Molly parked her walker up under the window of the dayroom and took the last place at the table. The poet was sitting on one of the long sides; he’d set up plates of cream biscuits down the centre as if this was a kitchen table and it was going to be some chatty morning. Molly tried to pull her chair in so she could reach the complimentary paper.

First thing, before mention of the biscuits, they went round the table listing favourite poets. Keats, Browning, Wordsworth, a nod to Shakespeare and even God with the Psalms. As the latecomer, the visiting poet – whose name she couldn’t recall – came to Molly last. She said she liked Sylvia Plath. Not that she’d read anything beyond the sensational newspaper reports at the time, she just wanted to be different; she’d never been one to conform and wasn’t about to start. The poet nodded sagely.

‘Wasn’t she the one who killed herself?’ asked Arthur, the only male resident to turn up to the poetry workshop.

sylvia plath

The woman beside Molly leaned over and whispered for her alone: ‘that’s where poetry gets you.’ She smelled of Yardley lavender talc. Molly recognised her as she breathed her in, and was instantly glad Patience was here. She reached into her low slung cleavage to fetch out her glasses – that way she could see what was going on too.

‘So you are all fond of a poem with a rhyme, Plath fans excepted,’ said the poet with a tiny bit of acid in his voice. ‘Do you want to see if you can write something without rhyme?’ The enthusiasm was not returned unconditionally. The idea of a three line form poem seemed okay though. ‘None of us are likely to die before we finish,’ murmured Patience. Molly couldn’t help sticking her glasses back on her nose and glancing across at Joyce just to make sure. Joyce’s chin was resting on her chest and her baldness was exposed: a naval gazing slump.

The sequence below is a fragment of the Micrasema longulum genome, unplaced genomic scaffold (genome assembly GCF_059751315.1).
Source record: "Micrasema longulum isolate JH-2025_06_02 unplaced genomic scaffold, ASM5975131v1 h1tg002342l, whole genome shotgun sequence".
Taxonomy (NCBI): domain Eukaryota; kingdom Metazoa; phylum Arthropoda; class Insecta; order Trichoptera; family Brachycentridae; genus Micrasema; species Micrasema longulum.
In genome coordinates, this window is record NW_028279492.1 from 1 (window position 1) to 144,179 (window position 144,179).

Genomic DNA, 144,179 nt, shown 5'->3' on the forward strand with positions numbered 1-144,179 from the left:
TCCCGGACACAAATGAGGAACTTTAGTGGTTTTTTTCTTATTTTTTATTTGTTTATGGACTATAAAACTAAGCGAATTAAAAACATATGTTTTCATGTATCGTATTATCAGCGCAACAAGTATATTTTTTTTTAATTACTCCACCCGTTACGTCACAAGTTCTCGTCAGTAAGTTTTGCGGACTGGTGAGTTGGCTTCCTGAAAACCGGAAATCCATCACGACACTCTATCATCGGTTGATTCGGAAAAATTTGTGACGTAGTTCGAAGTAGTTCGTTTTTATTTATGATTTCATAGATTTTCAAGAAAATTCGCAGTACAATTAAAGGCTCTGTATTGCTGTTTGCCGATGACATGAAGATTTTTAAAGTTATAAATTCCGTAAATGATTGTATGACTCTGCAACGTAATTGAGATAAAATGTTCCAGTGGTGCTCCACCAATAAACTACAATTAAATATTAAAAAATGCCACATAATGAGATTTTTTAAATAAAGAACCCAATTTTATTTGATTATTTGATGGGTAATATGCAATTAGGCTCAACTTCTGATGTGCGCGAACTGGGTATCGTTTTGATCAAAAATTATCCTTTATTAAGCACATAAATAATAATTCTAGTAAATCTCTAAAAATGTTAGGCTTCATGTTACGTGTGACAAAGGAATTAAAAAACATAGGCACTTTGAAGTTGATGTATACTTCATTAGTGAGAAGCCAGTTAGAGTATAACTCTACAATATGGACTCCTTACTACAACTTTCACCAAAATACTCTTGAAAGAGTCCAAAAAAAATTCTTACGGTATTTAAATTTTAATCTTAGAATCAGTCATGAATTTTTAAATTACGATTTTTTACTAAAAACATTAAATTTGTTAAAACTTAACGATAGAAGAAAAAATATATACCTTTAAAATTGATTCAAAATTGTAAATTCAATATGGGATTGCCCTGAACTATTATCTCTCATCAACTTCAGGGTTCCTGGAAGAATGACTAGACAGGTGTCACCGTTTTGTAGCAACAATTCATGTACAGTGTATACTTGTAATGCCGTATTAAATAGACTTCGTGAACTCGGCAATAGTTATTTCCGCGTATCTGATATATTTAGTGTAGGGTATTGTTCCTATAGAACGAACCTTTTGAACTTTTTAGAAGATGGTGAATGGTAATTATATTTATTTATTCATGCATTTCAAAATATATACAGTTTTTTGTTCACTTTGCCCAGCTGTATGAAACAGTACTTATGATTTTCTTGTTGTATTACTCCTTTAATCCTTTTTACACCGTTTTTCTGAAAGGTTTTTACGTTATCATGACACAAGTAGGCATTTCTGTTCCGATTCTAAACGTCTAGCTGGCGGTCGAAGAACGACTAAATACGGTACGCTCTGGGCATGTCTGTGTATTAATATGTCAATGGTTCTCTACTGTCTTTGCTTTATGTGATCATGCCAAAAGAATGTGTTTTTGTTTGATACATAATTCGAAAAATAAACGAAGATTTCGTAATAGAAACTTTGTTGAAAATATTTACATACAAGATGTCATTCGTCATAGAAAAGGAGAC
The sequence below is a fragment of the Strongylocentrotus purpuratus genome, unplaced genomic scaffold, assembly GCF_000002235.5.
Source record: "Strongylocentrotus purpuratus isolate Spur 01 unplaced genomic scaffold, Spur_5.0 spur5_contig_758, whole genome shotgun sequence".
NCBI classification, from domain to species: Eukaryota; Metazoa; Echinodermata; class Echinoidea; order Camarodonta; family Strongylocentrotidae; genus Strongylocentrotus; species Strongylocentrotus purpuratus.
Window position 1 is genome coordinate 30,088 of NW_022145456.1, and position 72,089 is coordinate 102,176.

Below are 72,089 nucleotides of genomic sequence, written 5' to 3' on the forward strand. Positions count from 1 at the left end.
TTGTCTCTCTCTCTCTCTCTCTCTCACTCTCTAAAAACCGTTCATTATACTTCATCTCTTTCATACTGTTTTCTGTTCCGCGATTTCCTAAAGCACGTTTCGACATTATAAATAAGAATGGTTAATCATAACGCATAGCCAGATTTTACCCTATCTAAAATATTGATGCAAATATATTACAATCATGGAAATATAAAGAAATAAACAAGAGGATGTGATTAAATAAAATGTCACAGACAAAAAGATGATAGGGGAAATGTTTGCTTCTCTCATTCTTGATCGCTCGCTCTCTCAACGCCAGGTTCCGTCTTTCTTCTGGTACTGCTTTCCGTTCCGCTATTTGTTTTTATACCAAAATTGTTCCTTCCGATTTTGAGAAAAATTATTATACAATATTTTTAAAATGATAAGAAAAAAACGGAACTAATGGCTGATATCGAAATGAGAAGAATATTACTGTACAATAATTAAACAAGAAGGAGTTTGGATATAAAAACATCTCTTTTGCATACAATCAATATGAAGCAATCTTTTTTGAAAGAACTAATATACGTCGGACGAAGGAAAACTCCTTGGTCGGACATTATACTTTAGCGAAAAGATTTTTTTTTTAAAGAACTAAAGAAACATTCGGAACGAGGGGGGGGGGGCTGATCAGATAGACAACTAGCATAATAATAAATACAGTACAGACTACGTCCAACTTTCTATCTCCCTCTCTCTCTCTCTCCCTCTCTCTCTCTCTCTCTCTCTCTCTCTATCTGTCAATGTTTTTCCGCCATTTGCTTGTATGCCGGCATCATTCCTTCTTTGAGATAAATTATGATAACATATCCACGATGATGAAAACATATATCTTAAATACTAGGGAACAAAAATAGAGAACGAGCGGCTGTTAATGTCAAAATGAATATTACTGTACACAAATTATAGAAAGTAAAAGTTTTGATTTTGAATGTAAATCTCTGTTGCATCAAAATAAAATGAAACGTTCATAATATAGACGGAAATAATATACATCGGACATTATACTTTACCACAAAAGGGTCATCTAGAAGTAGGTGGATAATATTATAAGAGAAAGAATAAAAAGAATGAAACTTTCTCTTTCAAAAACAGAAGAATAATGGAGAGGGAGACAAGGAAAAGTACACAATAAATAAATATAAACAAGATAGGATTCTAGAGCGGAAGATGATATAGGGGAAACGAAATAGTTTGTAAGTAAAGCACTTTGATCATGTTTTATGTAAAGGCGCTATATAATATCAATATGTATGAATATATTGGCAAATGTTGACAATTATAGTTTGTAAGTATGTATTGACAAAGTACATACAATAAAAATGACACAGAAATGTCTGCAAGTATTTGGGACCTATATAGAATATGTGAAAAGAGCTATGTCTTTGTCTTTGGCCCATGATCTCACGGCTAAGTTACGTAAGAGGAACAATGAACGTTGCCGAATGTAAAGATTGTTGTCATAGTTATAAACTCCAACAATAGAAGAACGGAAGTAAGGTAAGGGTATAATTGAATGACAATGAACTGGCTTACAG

Molly was still muttering out strict syllable patterns for her haiku about a muddy pond when Patience shoved her own bit of poetry-paper over for her to see.

Blah blah blah blah blah
blah blah blah blah blah blah blah
blah blah blah blah blah

Molly put her hand over the paper and started a reply, feeling like she was at school again, sharing secrets with a girlfriend, living in the light of her smiles and approval.